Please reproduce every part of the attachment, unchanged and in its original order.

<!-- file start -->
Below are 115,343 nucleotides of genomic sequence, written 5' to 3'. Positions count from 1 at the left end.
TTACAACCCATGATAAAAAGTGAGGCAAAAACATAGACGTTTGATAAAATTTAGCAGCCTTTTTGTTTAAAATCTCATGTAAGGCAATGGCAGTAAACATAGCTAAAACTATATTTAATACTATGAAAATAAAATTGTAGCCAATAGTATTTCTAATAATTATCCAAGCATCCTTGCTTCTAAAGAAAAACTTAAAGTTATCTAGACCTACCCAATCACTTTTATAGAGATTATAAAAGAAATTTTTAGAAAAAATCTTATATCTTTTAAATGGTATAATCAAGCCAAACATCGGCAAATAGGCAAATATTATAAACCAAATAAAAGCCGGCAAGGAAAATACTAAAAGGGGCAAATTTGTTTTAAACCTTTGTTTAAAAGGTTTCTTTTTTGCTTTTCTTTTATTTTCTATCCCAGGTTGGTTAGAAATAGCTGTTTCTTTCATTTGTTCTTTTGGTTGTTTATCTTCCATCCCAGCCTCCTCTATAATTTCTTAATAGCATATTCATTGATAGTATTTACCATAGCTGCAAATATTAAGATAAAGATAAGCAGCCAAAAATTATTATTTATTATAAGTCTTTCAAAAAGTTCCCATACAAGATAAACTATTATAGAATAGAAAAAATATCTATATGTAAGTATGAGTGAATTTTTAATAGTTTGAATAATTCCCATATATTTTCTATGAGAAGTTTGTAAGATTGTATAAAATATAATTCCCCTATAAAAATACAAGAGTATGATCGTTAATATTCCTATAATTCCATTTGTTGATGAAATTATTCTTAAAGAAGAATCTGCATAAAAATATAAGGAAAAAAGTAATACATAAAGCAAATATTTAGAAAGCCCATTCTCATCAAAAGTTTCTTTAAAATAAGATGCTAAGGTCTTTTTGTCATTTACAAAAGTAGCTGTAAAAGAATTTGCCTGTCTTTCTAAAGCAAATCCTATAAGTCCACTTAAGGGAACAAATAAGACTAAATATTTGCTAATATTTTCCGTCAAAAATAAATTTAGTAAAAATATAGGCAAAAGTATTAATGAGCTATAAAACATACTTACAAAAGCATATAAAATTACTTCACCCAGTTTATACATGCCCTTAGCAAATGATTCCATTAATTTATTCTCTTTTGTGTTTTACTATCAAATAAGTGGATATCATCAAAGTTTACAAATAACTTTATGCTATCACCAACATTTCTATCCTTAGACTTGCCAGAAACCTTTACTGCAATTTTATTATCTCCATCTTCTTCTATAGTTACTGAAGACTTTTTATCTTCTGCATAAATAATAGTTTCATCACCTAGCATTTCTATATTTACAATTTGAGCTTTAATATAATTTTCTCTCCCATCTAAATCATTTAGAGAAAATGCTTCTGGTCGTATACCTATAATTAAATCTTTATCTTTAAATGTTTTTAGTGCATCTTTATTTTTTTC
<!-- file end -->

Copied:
Below are 115,343 nucleotides of genomic sequence, written 5' to 3'. Positions count from 1 at the left end.
TTACAACCCATGATAAAAAGTGAGGCAAAAACATAGACGTTTGATAAAATTTAGCAGCCTTTTTGTTTAAAATCTCATGTAAGGCAATGGCAGTAAACATAGCTAAAACTATATTTAATACTATGAAAATAAAATTGTAGCCAATAGTATTTCTAATAATTATCCAAGCATCCTTGCTTCTAAAGAAAAACTTAAAGTTATCTAGACCTACCCAATCACTTTTATAGAGATTATAAAAGAAATTTTTAGAAAAAATCTTATATCTTTTAAATGGTATAATCAAGCCAAACATCGGCAAATAGGCAAATATTATAAACCAAATAAAAGCCGGCAAGGAAAATACTAAAAGGGGCAAATTTGTTTTAAACCTTTGTTTAAAAGGTTTCTTTTTTGCTTTTCTTTTATTTTCTATCCCAGGTTGGTTAGAAATAGCTGTTTCTTTCATTTGTTCTTTTGGTTGTTTATCTTCCATCCCAGCCTCCTCTATAATTTCTTAATAGCATATTCATTGATAGTATTTACCATAGCTGCAAATATTAAGATAAAGATAAGCAGCCAAAAATTATTATTTATTATAAGTCTTTCAAAAAGTTCCCATACAAGATAAACTATTATAGAATAGAAAAAATATCTATATGTAAGTATGAGTGAATTTTTAATAGTTTGAATAATTCCCATATATTTTCTATGAGAAGTTTGTAAGATTGTATAAAATATAATTCCCCTATAAAAATACAAGAGTATGATCGTTAATATTCCTATAATTCCATTTGTTGATGAAATTATTCTTAAAGAAGAATCTGCATAAAAATATAAGGAAAAAAGTAATACATAAAGCAAATATTTAGAAAGCCCATTCTCATCAAAAGTTTCTTTAAAATAAGATGCTAAGGTCTTTTTGTCATTTACAAAAGTAGCTGTAAAAGAATTTGCCTGTCTTTCTAAAGCAAATCCTATAAGTCCACTTAAGGGAACAAATAAGACTAAATATTTGCTAATATTTTCCGTCAAAAATAAATTTAGTAAAAATATAGGCAAAAGTATTAATGAGCTATAAAACATACTTACAAAAGCATATAAAATTACTTCACCCAGTTTATACATGCCCTTAGCAAATGATTCCATTAATTTATTCTCTTTTGTGTTTTACTATCAAATAAGTGGATATCATCAAAGTTTACAAATAACTTTATGCTATCACCAACATTTCTATCCTTAGACTTGCCAGAAACCTTTACTGCAATTTTATTATCTCCATCTTCTTCTATAGTTACTGAAGACTTTTTATCTTCTGCATAAATAATAGTTTCATCACCTAGCATTTCTATATTTACAATTTGAGCTTTAATATAATTTTCTCTCCCATCTAAATCATTTAGAGAAAATGCTTCTGGTCGTATACCTATAATTAAATCTTTATCTTTAAATGTTTTTAGTGCATCTTTATTTTTTTC